Lien Release. The IRS must release its lien in the below cases. I emphasize must release because the tax laws require the IRS to do so. If any of the below cases apply, within 30 days, the IRS must issue its Certificate of Release of Federal Tax Lien otherwise the IRS may subject itself to a civil lawsuit from the aggrieved taxpayer.

1) If taxpayer pays the taxes in full including all interest and penalties.

2) If a court discharges the taxes through bankruptcy.

3) If the IRS agrees to settle the taxes by way of an Offer in Compromise and taxpayer fully pays the settlement amount.

4) If the collection statute of limitations expires.

Now that I answered the question of whether a taxpayer can remove a filed tax lien, I will share some examples from my own clients.

Example – The IRS Failed to Follow its Own Procedures. A business sought out our help in resolving its taxes. The IRS had assigned the case to a Revenue Officer. A Revenue Officer is a local IRS agent that will try to collect on the taxes.

Before the client hired us, the Revenue Officer had already filed tax liens against the business. The tax lien filing materially diminished my client’s ability to obtain credit for working capital purposes. In short, the IRS’ lien filing negatively impacted my client’s ability to generate revenue because it could not obtain financing for working capital to carry on operations. As such, based on the above facts, the IRS’ own rules stated that the Revenue Officer should NOT have filed the lien.

When I contacted the IRS, the Revenue Officer initially refused to withdraw the filed lien. Only after citing the particular IRS rules regarding tax lien filings, providing proof that the tax lien negatively impacted my client’s ability to generate revenue, drafting an appeal if the Revenue Officer refused to withdraw the lien, and discussing with the Revenue Officer’s manager, the Revenue Officer finally relented and withdrew the IRS’ filed lien. As you can see, the IRS tries to make things difficult for taxpayers even if the IRS failed to follow its own procedures.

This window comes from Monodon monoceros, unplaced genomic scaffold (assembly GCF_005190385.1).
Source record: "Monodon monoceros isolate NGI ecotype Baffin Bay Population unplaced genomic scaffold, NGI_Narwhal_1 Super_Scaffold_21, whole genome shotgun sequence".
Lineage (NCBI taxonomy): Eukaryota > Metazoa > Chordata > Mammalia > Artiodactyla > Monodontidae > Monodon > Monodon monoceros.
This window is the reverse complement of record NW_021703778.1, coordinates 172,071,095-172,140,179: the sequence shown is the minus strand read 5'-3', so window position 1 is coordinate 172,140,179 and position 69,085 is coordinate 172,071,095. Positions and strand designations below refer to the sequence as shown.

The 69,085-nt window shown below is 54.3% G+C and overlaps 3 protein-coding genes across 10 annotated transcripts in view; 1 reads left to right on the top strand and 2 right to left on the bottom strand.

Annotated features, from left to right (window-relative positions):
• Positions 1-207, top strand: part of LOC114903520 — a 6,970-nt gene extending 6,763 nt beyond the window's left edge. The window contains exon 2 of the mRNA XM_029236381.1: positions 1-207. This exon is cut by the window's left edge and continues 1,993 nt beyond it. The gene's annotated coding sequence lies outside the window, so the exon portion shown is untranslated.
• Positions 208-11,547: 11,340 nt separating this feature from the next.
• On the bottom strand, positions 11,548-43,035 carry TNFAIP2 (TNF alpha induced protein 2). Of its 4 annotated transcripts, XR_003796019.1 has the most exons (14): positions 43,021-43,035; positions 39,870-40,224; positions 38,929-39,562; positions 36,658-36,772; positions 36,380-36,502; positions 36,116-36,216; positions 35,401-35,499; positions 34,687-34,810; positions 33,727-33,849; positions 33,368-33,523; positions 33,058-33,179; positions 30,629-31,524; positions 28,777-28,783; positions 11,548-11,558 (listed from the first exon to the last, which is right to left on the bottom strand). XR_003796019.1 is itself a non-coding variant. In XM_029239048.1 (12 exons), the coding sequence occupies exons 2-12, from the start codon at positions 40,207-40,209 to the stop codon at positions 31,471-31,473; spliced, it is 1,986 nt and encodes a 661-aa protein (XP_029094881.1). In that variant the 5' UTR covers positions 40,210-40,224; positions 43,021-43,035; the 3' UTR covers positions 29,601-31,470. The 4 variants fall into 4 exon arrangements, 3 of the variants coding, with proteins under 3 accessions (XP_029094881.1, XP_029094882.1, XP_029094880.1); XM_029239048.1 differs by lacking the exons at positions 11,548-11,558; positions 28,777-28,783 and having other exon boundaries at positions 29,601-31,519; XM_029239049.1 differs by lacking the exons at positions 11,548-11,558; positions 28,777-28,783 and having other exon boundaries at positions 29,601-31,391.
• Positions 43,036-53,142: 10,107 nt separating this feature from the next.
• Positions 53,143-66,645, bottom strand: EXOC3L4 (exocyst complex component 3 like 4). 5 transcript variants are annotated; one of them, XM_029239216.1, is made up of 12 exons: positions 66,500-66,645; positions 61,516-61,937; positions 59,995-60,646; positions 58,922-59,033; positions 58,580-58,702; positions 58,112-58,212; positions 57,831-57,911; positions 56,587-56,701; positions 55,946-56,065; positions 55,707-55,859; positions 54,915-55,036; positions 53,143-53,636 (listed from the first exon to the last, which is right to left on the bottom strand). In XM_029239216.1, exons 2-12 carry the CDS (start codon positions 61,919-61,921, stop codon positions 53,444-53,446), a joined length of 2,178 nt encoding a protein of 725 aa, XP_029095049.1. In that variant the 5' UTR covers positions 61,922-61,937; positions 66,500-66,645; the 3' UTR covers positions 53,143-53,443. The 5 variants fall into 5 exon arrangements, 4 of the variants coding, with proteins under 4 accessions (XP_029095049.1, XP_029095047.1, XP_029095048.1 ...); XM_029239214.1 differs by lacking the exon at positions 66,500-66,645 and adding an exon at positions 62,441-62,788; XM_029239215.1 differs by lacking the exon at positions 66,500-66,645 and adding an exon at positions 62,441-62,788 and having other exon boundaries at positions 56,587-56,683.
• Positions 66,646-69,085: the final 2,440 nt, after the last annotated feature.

Example – Best interests of the Taxpayer and the United States. An individual hired us to resolve $100,000+ tax liabilities owed to the IRS. In working toward negotiating a partial pay installment agreement (meaning the monthly payments will fail to payoff the taxes within the collection statute period), the IRS will normally file a tax lien even if the IRS places the taxpayer on an installment agreement.

However, after discussing the tax lien filing issue with my client, I discovered the tax lien filing posed a material risk of reducing my client’s ability to generate income. My client was self-employed and relied on using available credit to pay for costs associated with meeting with prospective clients (e.g., travel, lodging, food). Importantly, my client’s credit agreements stated that the lending companies regularly checked my client’s credit worthiness including lien filings to determine whether to continue extending credit and whether to increase their interest rates. I argued with the IRS, among other things, that if my client’s income decreased, my client could not pay her living expenses including her current federal income taxes. In short, the lien filing was neither in the best interests of my client nor the IRS.